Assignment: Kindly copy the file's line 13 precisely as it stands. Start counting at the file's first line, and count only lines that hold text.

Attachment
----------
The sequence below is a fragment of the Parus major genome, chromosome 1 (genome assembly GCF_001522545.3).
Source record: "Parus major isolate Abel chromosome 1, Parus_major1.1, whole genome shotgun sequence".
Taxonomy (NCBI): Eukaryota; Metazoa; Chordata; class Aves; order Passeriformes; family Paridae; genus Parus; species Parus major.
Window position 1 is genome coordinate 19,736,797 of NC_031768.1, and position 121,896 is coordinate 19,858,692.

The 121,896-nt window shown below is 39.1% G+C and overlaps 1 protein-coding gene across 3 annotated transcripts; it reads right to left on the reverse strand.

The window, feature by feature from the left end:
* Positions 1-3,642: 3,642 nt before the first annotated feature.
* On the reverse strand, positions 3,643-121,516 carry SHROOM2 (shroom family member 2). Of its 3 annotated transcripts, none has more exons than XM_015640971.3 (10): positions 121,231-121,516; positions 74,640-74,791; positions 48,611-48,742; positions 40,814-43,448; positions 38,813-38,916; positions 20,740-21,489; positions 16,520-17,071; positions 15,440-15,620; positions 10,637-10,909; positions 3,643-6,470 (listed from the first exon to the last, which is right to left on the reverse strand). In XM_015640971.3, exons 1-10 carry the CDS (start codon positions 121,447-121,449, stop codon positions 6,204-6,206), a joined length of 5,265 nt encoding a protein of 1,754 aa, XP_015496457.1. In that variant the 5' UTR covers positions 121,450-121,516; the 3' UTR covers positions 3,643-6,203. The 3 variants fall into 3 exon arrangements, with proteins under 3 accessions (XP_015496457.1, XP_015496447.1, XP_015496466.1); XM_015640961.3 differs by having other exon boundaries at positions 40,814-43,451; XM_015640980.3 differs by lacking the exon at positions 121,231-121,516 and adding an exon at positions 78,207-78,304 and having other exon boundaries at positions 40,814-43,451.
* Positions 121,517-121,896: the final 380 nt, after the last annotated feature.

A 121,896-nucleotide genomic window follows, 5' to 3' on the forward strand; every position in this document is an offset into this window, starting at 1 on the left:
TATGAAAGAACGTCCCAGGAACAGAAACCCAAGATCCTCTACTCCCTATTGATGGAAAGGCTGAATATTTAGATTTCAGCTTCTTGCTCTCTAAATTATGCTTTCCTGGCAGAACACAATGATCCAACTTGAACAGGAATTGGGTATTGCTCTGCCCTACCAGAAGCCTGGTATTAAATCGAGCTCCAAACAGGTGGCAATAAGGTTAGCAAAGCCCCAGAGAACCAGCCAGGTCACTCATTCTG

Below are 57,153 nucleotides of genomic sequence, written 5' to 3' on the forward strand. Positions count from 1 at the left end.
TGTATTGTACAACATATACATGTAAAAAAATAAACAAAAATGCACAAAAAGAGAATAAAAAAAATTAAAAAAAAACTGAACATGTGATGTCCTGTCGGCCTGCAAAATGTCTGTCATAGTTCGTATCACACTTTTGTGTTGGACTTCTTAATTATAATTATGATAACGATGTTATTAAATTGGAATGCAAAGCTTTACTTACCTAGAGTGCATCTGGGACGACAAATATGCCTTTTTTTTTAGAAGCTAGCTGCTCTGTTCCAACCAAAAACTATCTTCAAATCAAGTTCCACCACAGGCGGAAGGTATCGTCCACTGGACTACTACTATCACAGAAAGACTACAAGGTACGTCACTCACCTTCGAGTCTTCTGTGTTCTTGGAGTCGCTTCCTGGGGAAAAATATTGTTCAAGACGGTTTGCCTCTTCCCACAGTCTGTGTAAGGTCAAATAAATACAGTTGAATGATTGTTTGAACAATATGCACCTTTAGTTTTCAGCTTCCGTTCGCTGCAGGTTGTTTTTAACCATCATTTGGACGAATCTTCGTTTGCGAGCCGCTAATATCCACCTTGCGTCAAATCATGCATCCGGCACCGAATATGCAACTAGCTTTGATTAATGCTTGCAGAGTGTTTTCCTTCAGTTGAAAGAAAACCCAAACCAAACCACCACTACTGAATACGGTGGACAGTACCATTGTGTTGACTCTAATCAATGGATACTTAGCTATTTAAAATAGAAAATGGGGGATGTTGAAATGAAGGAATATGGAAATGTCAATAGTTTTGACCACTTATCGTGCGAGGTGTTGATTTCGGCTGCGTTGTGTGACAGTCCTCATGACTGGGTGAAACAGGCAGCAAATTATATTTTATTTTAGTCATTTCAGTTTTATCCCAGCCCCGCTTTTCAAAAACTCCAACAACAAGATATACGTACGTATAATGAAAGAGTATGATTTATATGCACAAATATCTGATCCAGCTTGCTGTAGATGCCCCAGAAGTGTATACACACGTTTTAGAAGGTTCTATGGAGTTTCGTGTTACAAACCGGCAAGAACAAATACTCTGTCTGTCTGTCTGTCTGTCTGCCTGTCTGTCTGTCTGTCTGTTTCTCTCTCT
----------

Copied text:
TGTATTGTACAACATATACATGTAAAAAAATAAACAAAAATGCACAAAAAGAGAATAAAAAAAATTAAAAAAAAACTGAACATGTGATGTCCTGTCGGCCTGCAAAATGTCTGTCATAGTTCGTATCACACTTTTGTGTTGGACTTCTTAATTATAATTATGATAACGATGTTATTAAATTGGAATGCAAAGCTTTACTTACCTAGAGTGCATCTGGGACGACAAATATGCCTTTTTTTTTAGAAGCTAGCTGCTCTGTTCCAACCAAAAACTATCTTCAAATCAAGTTCCACCACAGGCGGAAGGTATCGTCCACTGGACTACTACTATCACAGAAAGACTACAAGGTACGTCACTCACCTTCGAGTCTTCTGTGTTCTTGGAGTCGCTTCCTGGGGAAAAATATTGTTCAAGACGGTTTGCCTCTTCCCACAGTCTGTGTAAGGTCAAATAAATACAGTTGAATGATTGTTTGAACAATATGCACCTTTAGTTTTCAGCTTCCGTTCGCTGCAGGTTGTTTTTAACCATCATTTGGACGAATCTTCGTTTGCGAGCCGCTAATATCCACCTTGCGTCAAATCATGCATCCGGCACCGAATATGCAACTAGCTTTGATTAATGCTTGCAGAGTGTTTTCCTTCAGTTGAAAGAAAACCCAAACCAAACCACCACTACTGAATACGGTGGACAGTACCATTGTGTTGACTCTAATCAATGGATACTTAGCTATTTAAAATAGAAAATGGGGGATGTTGAAATGAAGGAATATGGAAATGTCAATAGTTTTGACCACTTATCGTGCGAGGTGTTGATTTCGGCTGCGTTGTGTGACAGTCCTCATGACTGGGTGAAACAGGCAGCAAATTATATTTTATTTTAGTCATTTCAGTTTTATCCCAGCCCCGCTTTTCAAAAACTCCAACAACAAGATATACGTACGTATAATGAAAGAGTATGATTTATATGCACAAATATCTGATCCAGCTTGCTGTAGATGCCCCAGAAGTGTATACACACGTTTTAGAAGGTTCTATGGAGTTTCGTGTTACAAACCGGCAAGAACAAATACTCTGTCTGTCTGTCTGTCTGTCTGCCTGTCTGTCTGTCTGTCTGTTTCTCTCTCT